In the past year, I’ve been receiving many invitations to speak at larger events around the country, and have learned that I am not all suavity and self-assuredness in front of a large audience. Rooms are fine, but when it gets to a point where you can’t see the back row without a spyglass, I find myself lacking that Cary Grant Je ne sais quoi.
In preparing a talk for TEDx Chichester , Nancy Duarte’s new book Resonate was a great help. One of the first premises of the book is that we speak and present in order to create change. That might seem like a simple idea, but at first, I found my inner voice arguing with it. But the more I thought about it, then, yes, it made sense. The first draft of my talk was much more based on the idea of sharing information – in this case, about looking at paintings. (I’m still searching for that elusive topic that is going to allow me to tie my art life with my search marketing life – but I haven’t quite found it yet.)
As I thought about the topic more – and with Duarte’s thesis from “Resonate” in mind – my talk went through a big change. I asked myself, “What change would I want to make?” When it comes to art, I have some strong feelings about the kind of time people devote to looking. A little bit of research unearthed a Metropolitan Museum of Art study that found that people spend, on the average, 17 seconds looking at some pretty major masterpieces.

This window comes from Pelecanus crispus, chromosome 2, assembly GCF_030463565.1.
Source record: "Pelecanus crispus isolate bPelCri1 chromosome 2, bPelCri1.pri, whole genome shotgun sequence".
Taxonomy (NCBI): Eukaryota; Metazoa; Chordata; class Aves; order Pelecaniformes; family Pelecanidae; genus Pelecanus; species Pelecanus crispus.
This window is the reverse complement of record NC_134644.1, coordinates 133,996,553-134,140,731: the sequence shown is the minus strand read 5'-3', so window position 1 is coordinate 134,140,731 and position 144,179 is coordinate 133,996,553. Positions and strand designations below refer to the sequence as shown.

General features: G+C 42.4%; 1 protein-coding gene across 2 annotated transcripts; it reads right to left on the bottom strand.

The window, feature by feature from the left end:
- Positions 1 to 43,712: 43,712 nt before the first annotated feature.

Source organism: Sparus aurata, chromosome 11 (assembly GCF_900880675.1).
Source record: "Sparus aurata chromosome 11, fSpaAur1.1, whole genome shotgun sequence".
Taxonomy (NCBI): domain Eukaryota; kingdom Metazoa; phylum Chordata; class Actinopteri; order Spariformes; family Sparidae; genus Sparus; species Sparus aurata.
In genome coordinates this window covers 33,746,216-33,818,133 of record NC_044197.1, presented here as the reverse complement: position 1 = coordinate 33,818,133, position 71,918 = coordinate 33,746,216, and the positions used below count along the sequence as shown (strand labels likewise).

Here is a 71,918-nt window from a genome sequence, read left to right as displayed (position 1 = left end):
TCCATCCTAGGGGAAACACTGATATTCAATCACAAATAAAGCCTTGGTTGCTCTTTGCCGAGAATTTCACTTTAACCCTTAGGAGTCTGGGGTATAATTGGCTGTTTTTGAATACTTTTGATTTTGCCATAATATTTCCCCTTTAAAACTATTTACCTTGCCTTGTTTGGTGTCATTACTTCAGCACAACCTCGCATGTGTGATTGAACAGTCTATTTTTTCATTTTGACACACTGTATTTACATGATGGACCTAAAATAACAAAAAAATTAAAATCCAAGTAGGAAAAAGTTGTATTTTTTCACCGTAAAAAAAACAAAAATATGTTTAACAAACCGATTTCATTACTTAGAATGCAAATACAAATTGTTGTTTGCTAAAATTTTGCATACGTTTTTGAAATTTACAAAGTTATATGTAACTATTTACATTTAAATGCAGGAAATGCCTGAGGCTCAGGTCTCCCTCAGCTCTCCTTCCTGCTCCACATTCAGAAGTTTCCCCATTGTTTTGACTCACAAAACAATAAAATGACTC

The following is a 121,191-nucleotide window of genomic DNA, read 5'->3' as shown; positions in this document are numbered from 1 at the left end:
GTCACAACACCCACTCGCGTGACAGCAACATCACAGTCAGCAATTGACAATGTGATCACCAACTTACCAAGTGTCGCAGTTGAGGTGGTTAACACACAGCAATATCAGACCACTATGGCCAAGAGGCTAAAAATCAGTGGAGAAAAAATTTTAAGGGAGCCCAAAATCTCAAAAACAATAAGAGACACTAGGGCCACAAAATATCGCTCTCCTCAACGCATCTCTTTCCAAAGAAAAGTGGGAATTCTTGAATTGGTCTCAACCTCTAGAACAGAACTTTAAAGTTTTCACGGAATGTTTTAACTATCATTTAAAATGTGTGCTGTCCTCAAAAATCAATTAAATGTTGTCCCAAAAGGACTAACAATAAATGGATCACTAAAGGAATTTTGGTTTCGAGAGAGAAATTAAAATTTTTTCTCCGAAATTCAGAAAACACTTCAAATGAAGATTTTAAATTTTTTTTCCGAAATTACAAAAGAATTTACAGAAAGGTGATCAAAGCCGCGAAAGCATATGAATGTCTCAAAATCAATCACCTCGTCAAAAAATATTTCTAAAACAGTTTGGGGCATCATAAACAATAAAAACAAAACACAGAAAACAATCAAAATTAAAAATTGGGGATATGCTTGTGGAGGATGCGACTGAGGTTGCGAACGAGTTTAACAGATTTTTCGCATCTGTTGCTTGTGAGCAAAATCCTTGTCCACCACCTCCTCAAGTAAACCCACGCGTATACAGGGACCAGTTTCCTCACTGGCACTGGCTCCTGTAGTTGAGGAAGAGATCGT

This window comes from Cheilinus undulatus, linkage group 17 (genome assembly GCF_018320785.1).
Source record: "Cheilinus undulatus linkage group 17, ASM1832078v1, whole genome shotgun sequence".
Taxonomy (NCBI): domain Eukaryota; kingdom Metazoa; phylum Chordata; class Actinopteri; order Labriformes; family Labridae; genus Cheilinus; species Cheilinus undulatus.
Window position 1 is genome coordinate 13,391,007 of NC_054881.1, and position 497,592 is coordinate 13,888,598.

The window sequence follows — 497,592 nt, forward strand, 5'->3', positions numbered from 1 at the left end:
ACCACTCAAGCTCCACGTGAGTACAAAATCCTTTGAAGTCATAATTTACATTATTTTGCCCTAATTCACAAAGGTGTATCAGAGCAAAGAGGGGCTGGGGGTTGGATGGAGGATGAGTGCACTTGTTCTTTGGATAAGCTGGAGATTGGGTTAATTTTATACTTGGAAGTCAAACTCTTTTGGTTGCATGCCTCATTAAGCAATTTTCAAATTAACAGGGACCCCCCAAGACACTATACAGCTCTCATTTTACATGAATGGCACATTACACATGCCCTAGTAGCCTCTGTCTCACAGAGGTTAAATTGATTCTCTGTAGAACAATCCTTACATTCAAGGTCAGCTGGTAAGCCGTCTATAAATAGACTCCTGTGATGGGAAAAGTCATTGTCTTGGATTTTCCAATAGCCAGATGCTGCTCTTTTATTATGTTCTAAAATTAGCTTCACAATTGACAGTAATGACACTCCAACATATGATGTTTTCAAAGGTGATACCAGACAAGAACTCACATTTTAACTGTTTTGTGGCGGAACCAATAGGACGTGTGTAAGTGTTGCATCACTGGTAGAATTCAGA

Another notion put forth in Resonate is that a talk is fundamentally story-telling. And in telling the story, we, the story teller, are NOT the hero. Instead, we’re the wise guide, like Yoda in Star Wars.
The team here will tell you how every time we write a proposal, we’re talking about story-telling – “Once upon a time” until “happily ever after”. There are a LOT of people out there today talking about stories and story-telling, and how it’s an important part of business. It ties in with all of the best organizational development thought, too, about how businesses should be led with vision.
Duarte’s book includes many analytic break-downs of well known talks. What it provides is not so much a formula as an illustration. After all, Martin Luther King and Benjamin Zander didn’t, in all likelihood, sit down and write out their talks with a predetermined notion of structure – but certainly, understanding the structure that they were able to intuitively create in their talks is eye-opening.
Giving the TEDx talk was a terrific experience – the venue was smaller and more intimate, and in fact, in my home town, and I was speaking on the subject of my truest passions. The next half-dozen talks on Social Media that I have scheduled, I’ll be more focused on the stuff of social media and internet marketing – material for which I’m also passionate, albeit differently. I can’t help but to feel, though, that the experience of pulling together this talk will be a milestone in crafting better experiences for my listeners.
Ric Dragon at TEDx Chichester: talk on spending a bit more time looking at paintings
- Nancy Duarte’s site on presenting: http://www.duarte.com/
- Nancy Duarte’s analysis of Martin Luther King’s I have a Dream speech: http://www.duarte.com/books/resonate/martin-luther-king-jrs-i-have-a-dream-speech/